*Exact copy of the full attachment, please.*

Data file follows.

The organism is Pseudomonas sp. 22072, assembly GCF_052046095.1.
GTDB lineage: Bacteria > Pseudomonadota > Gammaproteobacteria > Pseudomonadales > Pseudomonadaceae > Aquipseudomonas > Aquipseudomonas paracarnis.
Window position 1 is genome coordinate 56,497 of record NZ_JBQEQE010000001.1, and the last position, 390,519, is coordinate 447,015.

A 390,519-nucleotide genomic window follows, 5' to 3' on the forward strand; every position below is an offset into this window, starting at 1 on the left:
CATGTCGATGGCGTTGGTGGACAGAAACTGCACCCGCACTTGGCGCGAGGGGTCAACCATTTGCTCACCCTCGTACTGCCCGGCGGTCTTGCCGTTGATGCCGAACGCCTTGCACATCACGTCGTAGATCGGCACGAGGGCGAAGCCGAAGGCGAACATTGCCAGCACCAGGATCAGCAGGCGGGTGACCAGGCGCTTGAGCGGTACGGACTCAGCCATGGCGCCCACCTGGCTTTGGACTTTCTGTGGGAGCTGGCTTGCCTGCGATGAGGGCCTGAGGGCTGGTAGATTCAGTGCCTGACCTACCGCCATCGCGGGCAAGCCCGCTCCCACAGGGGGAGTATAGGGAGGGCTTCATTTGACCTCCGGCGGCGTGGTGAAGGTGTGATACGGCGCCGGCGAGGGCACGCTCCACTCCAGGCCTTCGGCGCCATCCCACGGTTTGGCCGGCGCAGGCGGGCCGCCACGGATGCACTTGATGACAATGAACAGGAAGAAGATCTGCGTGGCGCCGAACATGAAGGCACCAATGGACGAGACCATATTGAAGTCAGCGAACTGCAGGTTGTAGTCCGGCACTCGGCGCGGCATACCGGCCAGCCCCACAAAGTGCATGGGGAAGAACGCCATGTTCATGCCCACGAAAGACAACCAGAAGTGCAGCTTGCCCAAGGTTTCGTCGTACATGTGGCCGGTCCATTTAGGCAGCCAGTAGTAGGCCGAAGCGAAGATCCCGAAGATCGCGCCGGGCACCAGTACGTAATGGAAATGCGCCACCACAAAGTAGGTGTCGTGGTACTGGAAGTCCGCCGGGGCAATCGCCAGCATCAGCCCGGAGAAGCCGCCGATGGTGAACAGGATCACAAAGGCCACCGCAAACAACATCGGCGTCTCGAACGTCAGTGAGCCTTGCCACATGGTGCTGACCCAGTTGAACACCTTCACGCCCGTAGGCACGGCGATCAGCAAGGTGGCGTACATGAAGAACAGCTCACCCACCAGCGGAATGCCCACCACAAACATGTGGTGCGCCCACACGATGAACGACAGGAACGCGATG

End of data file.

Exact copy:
The organism is Pseudomonas sp. 22072, assembly GCF_052046095.1.
GTDB lineage: Bacteria > Pseudomonadota > Gammaproteobacteria > Pseudomonadales > Pseudomonadaceae > Aquipseudomonas > Aquipseudomonas paracarnis.
Window position 1 is genome coordinate 56,497 of record NZ_JBQEQE010000001.1, and the last position, 390,519, is coordinate 447,015.

A 390,519-nucleotide genomic window follows, 5' to 3' on the forward strand; every position below is an offset into this window, starting at 1 on the left:
CATGTCGATGGCGTTGGTGGACAGAAACTGCACCCGCACTTGGCGCGAGGGGTCAACCATTTGCTCACCCTCGTACTGCCCGGCGGTCTTGCCGTTGATGCCGAACGCCTTGCACATCACGTCGTAGATCGGCACGAGGGCGAAGCCGAAGGCGAACATTGCCAGCACCAGGATCAGCAGGCGGGTGACCAGGCGCTTGAGCGGTACGGACTCAGCCATGGCGCCCACCTGGCTTTGGACTTTCTGTGGGAGCTGGCTTGCCTGCGATGAGGGCCTGAGGGCTGGTAGATTCAGTGCCTGACCTACCGCCATCGCGGGCAAGCCCGCTCCCACAGGGGGAGTATAGGGAGGGCTTCATTTGACCTCCGGCGGCGTGGTGAAGGTGTGATACGGCGCCGGCGAGGGCACGCTCCACTCCAGGCCTTCGGCGCCATCCCACGGTTTGGCCGGCGCAGGCGGGCCGCCACGGATGCACTTGATGACAATGAACAGGAAGAAGATCTGCGTGGCGCCGAACATGAAGGCACCAATGGACGAGACCATATTGAAGTCAGCGAACTGCAGGTTGTAGTCCGGCACTCGGCGCGGCATACCGGCCAGCCCCACAAAGTGCATGGGGAAGAACGCCATGTTCATGCCCACGAAAGACAACCAGAAGTGCAGCTTGCCCAAGGTTTCGTCGTACATGTGGCCGGTCCATTTAGGCAGCCAGTAGTAGGCCGAAGCGAAGATCCCGAAGATCGCGCCGGGCACCAGTACGTAATGGAAATGCGCCACCACAAAGTAGGTGTCGTGGTACTGGAAGTCCGCCGGGGCAATCGCCAGCATCAGCCCGGAGAAGCCGCCGATGGTGAACAGGATCACAAAGGCCACCGCAAACAACATCGGCGTCTCGAACGTCAGTGAGCCTTGCCACATGGTGCTGACCCAGTTGAACACCTTCACGCCCGTAGGCACGGCGATCAGCAAGGTGGCGTACATGAAGAACAGCTCACCCACCAGCGGAATGCCCACCACAAACATGTGGTGCGCCCACACGATGAACGACAGGAACGCGATG